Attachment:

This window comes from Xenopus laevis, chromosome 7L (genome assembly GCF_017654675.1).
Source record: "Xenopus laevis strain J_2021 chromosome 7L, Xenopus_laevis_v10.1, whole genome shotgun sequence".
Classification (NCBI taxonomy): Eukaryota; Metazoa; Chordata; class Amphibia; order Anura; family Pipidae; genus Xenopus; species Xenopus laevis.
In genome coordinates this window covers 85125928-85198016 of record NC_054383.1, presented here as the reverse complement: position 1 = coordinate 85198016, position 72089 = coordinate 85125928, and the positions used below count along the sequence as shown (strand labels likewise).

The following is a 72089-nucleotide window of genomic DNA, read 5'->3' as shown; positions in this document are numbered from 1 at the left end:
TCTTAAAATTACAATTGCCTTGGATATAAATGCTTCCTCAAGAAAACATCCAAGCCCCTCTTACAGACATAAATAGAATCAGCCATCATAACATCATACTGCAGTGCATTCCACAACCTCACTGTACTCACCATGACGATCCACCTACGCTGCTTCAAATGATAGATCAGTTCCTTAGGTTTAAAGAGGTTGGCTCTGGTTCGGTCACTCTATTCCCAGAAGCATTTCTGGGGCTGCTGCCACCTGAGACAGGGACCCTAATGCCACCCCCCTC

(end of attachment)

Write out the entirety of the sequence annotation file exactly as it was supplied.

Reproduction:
This window comes from Xenopus laevis, chromosome 7L (genome assembly GCF_017654675.1).
Source record: "Xenopus laevis strain J_2021 chromosome 7L, Xenopus_laevis_v10.1, whole genome shotgun sequence".
Classification (NCBI taxonomy): Eukaryota; Metazoa; Chordata; class Amphibia; order Anura; family Pipidae; genus Xenopus; species Xenopus laevis.
In genome coordinates this window covers 85125928-85198016 of record NC_054383.1, presented here as the reverse complement: position 1 = coordinate 85198016, position 72089 = coordinate 85125928, and the positions used below count along the sequence as shown (strand labels likewise).

The following is a 72089-nucleotide window of genomic DNA, read 5'->3' as shown; positions in this document are numbered from 1 at the left end:
TCTTAAAATTACAATTGCCTTGGATATAAATGCTTCCTCAAGAAAACATCCAAGCCCCTCTTACAGACATAAATAGAATCAGCCATCATAACATCATACTGCAGTGCATTCCACAACCTCACTGTACTCACCATGACGATCCACCTACGCTGCTTCAAATGATAGATCAGTTCCTTAGGTTTAAAGAGGTTGGCTCTGGTTCGGTCACTCTATTCCCAGAAGCATTTCTGGGGCTGCTGCCACCTGAGACAGGGACCCTAATGCCACCCCCCTC